Although findings from animal experiments cannot be directly translated to humans, some of the foregoing results appear to be borne out in human studies as well. In a University of Illinois study, researchers divided 100 sedentary adults, 60 to 75 years old, into two groups. One group walked vigorously three times a week; the other engaged in gentle stretch-and-tone exercises. Six months later, the walking group had quicker mental reaction times, performing “task switching” tests on a computer up to 25 percent faster than the stretch-and-tone crowd.

Regular aerobic exercise can also help you sleep better, especially if you do it three or more hours before bedtime, according to a 1997 study from the Stanford University School of Medicine. In addition, exercise can reduce stress, which takes its own toll on the brain.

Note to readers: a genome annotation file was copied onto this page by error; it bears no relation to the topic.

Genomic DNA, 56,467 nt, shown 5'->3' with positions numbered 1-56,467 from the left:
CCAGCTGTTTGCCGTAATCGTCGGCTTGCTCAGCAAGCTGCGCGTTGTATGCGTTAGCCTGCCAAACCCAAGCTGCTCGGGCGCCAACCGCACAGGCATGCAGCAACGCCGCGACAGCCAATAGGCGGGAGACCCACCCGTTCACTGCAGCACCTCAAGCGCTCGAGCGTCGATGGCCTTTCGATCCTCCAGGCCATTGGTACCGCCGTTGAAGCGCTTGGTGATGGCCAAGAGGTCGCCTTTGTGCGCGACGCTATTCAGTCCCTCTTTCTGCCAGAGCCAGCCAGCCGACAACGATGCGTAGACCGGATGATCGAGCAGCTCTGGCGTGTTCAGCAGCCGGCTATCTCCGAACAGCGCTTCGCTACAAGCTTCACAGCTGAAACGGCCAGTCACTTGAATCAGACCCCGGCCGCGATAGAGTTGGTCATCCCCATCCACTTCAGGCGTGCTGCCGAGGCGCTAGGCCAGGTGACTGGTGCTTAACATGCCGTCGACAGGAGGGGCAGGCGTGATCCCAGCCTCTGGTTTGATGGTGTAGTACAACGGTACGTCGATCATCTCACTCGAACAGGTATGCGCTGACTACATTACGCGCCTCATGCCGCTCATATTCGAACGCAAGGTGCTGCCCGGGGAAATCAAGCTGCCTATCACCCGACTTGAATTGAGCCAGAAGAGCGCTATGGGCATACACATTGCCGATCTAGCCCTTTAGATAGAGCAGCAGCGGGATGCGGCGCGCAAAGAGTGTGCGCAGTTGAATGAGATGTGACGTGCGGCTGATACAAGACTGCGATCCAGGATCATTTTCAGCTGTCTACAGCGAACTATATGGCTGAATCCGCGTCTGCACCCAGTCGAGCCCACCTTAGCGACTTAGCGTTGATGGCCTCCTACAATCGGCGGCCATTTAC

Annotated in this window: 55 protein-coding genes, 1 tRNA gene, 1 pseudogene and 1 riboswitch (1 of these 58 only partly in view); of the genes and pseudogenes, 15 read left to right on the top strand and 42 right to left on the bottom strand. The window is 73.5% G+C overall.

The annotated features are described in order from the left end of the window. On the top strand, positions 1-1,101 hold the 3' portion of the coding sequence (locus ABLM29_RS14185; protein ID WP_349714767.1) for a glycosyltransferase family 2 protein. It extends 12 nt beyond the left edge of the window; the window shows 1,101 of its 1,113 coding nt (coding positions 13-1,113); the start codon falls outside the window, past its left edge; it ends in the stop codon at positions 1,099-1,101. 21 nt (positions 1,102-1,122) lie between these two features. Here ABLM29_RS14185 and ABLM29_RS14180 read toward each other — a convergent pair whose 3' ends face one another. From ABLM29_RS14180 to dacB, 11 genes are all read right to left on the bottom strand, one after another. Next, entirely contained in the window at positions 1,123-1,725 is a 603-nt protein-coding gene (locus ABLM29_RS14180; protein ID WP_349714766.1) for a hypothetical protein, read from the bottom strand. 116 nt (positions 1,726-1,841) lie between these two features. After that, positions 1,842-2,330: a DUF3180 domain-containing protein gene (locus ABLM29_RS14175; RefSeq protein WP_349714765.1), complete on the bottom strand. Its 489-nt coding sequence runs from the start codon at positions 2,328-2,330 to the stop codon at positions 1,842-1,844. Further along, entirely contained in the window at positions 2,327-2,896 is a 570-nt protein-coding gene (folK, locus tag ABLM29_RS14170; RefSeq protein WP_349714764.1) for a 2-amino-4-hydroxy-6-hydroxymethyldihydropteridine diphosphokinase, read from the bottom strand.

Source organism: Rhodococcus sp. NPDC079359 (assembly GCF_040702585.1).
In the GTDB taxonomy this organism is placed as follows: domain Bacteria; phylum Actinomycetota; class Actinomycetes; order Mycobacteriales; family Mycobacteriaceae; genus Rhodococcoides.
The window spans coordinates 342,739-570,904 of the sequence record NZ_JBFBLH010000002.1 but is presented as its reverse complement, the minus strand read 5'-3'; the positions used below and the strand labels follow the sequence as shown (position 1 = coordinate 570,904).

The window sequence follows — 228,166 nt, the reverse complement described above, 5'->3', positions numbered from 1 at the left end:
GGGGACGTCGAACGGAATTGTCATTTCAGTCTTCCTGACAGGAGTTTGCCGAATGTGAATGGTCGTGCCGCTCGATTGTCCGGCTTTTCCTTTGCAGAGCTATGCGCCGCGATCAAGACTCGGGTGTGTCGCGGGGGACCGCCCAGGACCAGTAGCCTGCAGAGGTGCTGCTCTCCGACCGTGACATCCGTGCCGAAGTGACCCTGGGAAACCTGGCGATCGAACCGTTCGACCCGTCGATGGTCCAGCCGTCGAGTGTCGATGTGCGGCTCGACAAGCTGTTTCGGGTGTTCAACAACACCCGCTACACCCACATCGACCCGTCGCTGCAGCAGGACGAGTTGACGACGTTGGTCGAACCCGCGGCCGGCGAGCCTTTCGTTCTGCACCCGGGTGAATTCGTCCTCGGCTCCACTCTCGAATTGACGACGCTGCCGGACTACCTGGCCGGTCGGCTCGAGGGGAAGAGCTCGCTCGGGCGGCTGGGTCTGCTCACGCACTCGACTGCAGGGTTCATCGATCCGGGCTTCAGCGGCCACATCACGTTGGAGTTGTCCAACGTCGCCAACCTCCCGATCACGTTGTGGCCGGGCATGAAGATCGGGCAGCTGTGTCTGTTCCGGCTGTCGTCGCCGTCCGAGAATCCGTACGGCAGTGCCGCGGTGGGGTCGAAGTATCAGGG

Keeping Stress in Check

It’s hard to deny that we live in a stressful society. Many of us are busy from the instant we wake up to the moment we fall asleep, taking care of children, commuting to and from work, putting in a solid eight to twelve hours at the office, keeping up with our reading and e-mail and phone correspondence, and then having to confront 100-odd cable TV channels. The human response to stress—an increase in heart rate, blood pressure, breathing, metabolism, and blood flow to muscles—has evolved over millions of years and is responsible, in no small measure, for the survival of our species. It also contributes to peak performance under pressure—an asset to athletes, firefighters, and countless others. But the inappropriate activation of the stress response, in a world where people rarely face life-or-death situations, can eventually damage both the heart and the brain.